Driving a commercial motor vehicle (CMV) safely requires a much greater level of skills and experience than the skills and experience needed to drive an ordinary passenger car. Applicants wishing to obtain a Commercial Driver’s License (CDL) are therefore required to pass both skills and knowledge tests geared toward meeting these higher safety standards.
Commercial Driver’s License Requirements
Drivers operating a CMV in the pursuit of interstate, intrastate, or foreign commerce are required to obtain and hold a CDL. CDL requirements were first instituted on April 1, 1992. The Federal Motor Carrier Safety Administration has created a set of standards that each state is required to meet when testing and licensing CDL holders. These standards permit the states to issue CDLs to a CMV driver only after he has successfully passed state-administered knowledge and skills tests. The tests are specific to the type of vehicle the driver intends to operate. Drivers should take the skills test in the same type of vehicle they are being licensed for, in order to avoid having any restrictions placed on the CDL.
Obtaining a Commercial Driver’s License
Getting a CDL requires the completion of several steps:
- The driver should obtain a copy of his state’s CDL manual. Each state has its own processes that must be completed in order to qualify for a CDL.
- The driver must determine which type of vehicle and what kind of driving he needs a license for.
- The driver must obtain a Commercial Learner’s Permit (CLP). This permit only authorizes him to practice on public roads while he is being accompanied by a qualified CDL holder. Before the driver can obtain his CLP, the last ten years of his driving record must be checked in all fifty states and in the District of Columbia. He must also provide state-required proof demonstrating that he is medically qualified to drive a CMV. Most types of CDLs require a Department of Transportation (DOT) medical card, which in turn necessitates a DOT physical.
- The driver must possess his CLP for at least 14 days before taking the CDL skills test. Some states require the successful completion of CDL training prior to taking the skills test. The driver must pass all three parts of the skills test: the vehicle inspection test, the basic controls test, and the road test. In some cases he must also pass a written test for the class of CDL that he needs. Failure to pass all required tests may result in the driver having restrictions on his license.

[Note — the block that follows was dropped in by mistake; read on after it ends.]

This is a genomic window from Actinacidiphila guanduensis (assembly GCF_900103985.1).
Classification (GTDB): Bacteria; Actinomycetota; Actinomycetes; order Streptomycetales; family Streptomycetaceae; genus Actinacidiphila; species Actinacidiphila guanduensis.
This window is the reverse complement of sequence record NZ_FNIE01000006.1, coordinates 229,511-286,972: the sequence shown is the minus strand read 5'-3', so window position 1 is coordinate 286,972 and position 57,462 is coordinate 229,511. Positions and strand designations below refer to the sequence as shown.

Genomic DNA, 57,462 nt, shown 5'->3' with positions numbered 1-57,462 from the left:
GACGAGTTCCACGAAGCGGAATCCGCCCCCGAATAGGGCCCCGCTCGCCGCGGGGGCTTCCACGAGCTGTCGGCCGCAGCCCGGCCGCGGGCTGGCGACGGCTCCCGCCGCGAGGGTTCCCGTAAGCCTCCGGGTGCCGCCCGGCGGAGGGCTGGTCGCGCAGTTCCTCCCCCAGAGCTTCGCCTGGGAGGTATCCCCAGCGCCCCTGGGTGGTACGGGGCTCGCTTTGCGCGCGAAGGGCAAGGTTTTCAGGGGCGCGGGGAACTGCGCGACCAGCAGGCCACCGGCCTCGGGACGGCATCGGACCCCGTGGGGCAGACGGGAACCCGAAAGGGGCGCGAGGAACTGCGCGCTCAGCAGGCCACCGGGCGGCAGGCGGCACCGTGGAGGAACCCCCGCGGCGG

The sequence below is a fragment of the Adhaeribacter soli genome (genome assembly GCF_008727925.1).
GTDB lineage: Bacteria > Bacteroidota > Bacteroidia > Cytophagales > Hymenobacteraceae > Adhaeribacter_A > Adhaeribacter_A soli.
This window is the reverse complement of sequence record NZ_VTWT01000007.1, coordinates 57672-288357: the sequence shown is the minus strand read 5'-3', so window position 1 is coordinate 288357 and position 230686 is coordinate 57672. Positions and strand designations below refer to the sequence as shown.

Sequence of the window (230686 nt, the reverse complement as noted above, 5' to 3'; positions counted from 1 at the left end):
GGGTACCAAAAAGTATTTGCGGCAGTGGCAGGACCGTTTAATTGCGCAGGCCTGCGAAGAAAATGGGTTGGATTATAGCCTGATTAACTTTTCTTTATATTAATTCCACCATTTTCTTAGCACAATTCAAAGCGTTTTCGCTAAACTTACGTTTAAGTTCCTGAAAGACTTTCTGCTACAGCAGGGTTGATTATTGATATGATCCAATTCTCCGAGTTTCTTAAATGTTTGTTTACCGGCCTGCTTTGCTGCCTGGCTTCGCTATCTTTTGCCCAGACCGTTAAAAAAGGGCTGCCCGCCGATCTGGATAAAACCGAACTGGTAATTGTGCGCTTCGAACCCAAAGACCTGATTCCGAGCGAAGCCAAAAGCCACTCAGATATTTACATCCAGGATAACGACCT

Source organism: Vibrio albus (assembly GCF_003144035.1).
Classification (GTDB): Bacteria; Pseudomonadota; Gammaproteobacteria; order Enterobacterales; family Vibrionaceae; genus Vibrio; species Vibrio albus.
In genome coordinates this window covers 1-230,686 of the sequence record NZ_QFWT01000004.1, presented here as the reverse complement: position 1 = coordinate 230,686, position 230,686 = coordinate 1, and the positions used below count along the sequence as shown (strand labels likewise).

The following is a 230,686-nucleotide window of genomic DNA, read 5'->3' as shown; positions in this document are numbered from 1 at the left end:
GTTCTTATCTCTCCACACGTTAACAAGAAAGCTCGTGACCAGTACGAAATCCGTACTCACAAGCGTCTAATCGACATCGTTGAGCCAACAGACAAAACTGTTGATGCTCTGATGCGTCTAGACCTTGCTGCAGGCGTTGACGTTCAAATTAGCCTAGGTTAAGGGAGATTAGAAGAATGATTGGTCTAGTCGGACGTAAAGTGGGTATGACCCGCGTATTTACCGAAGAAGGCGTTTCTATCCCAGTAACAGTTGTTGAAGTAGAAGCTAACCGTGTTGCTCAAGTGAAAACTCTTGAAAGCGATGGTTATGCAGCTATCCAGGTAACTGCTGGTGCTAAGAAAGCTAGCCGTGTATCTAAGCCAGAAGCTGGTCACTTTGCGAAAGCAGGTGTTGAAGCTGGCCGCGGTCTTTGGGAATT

Commercial Driver’s License Classifications
States issue CLPs and CDLs to drivers according to the following license classifications:
- Class A: Any combination of vehicles with a gross combination weight rating or gross combination weight of 26,001 pounds or more, whichever is greater, inclusive of a towed unit(s) with a gross vehicle weight rating or a gross vehicle weight of more than 10,000 pounds, whichever is greater.
- Class B: Any single vehicle with a gross vehicle weight rating or gross vehicle weight of 26,001 pounds or more, or any such vehicle towing a vehicle with a gross vehicle weight rating or gross vehicle weight that does not exceed 10,000 pounds.
- Class C: Any single vehicle or combination of vehicles that doesn’t meet the definition of Class A or Class B, but is either designed to transport 16 or more passengers, including the driver, or is transporting material designated as hazardous under 49 U.S.C. 5103 and is required to be placarded under subpart F of 49 CFR Part 172 or is transporting any quantity of materials listed as select agents or toxins in 42 CFR Part 73.
You Need a Lawyer
The potential for bodily injuries and damage to vehicles is much greater for accidents involving trucks than for collisions between passenger vehicles. CDL holders are therefore held to a much higher standard, and anyone driving without a valid CDL is a danger to the public welfare.
If you’ve been injured due to the negligence of a truck driver, you deserve compensation. Contact GriffithLaw by using the form on this page.